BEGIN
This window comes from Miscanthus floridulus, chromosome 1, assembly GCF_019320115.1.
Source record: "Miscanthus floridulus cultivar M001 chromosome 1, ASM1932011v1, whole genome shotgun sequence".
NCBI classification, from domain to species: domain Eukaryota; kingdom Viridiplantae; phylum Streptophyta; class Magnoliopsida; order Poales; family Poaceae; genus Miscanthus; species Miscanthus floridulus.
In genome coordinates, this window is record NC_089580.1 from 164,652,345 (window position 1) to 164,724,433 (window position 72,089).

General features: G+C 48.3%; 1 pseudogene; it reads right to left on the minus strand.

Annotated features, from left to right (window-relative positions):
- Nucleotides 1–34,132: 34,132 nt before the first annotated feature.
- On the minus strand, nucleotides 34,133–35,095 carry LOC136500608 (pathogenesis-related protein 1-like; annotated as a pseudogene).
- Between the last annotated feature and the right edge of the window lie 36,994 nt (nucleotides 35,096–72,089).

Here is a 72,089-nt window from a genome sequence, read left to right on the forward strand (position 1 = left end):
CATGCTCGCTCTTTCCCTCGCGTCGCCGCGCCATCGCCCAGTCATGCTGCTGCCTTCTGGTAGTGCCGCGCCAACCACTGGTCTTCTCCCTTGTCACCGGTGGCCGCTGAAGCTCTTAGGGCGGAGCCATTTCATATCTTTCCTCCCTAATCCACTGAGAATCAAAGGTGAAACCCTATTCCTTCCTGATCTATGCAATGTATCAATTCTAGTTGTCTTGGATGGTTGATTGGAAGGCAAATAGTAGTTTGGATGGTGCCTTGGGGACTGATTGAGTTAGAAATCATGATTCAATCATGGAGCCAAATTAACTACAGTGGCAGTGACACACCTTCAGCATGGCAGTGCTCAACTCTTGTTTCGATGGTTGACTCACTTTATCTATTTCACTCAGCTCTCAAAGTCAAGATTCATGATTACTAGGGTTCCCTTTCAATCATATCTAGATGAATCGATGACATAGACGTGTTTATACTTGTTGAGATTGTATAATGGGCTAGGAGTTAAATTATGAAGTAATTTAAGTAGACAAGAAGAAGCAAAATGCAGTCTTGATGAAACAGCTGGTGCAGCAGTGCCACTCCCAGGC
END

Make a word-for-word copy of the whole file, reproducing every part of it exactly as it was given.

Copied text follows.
This window comes from Miscanthus floridulus, chromosome 1, assembly GCF_019320115.1.
Source record: "Miscanthus floridulus cultivar M001 chromosome 1, ASM1932011v1, whole genome shotgun sequence".
NCBI classification, from domain to species: domain Eukaryota; kingdom Viridiplantae; phylum Streptophyta; class Magnoliopsida; order Poales; family Poaceae; genus Miscanthus; species Miscanthus floridulus.
In genome coordinates, this window is record NC_089580.1 from 164,652,345 (window position 1) to 164,724,433 (window position 72,089).

General features: G+C 48.3%; 1 pseudogene; it reads right to left on the minus strand.

Annotated features, from left to right (window-relative positions):
- Nucleotides 1–34,132: 34,132 nt before the first annotated feature.
- On the minus strand, nucleotides 34,133–35,095 carry LOC136500608 (pathogenesis-related protein 1-like; annotated as a pseudogene).
- Between the last annotated feature and the right edge of the window lie 36,994 nt (nucleotides 35,096–72,089).

Here is a 72,089-nt window from a genome sequence, read left to right on the forward strand (position 1 = left end):
CATGCTCGCTCTTTCCCTCGCGTCGCCGCGCCATCGCCCAGTCATGCTGCTGCCTTCTGGTAGTGCCGCGCCAACCACTGGTCTTCTCCCTTGTCACCGGTGGCCGCTGAAGCTCTTAGGGCGGAGCCATTTCATATCTTTCCTCCCTAATCCACTGAGAATCAAAGGTGAAACCCTATTCCTTCCTGATCTATGCAATGTATCAATTCTAGTTGTCTTGGATGGTTGATTGGAAGGCAAATAGTAGTTTGGATGGTGCCTTGGGGACTGATTGAGTTAGAAATCATGATTCAATCATGGAGCCAAATTAACTACAGTGGCAGTGACACACCTTCAGCATGGCAGTGCTCAACTCTTGTTTCGATGGTTGACTCACTTTATCTATTTCACTCAGCTCTCAAAGTCAAGATTCATGATTACTAGGGTTCCCTTTCAATCATATCTAGATGAATCGATGACATAGACGTGTTTATACTTGTTGAGATTGTATAATGGGCTAGGAGTTAAATTATGAAGTAATTTAAGTAGACAAGAAGAAGCAAAATGCAGTCTTGATGAAACAGCTGGTGCAGCAGTGCCACTCCCAGGC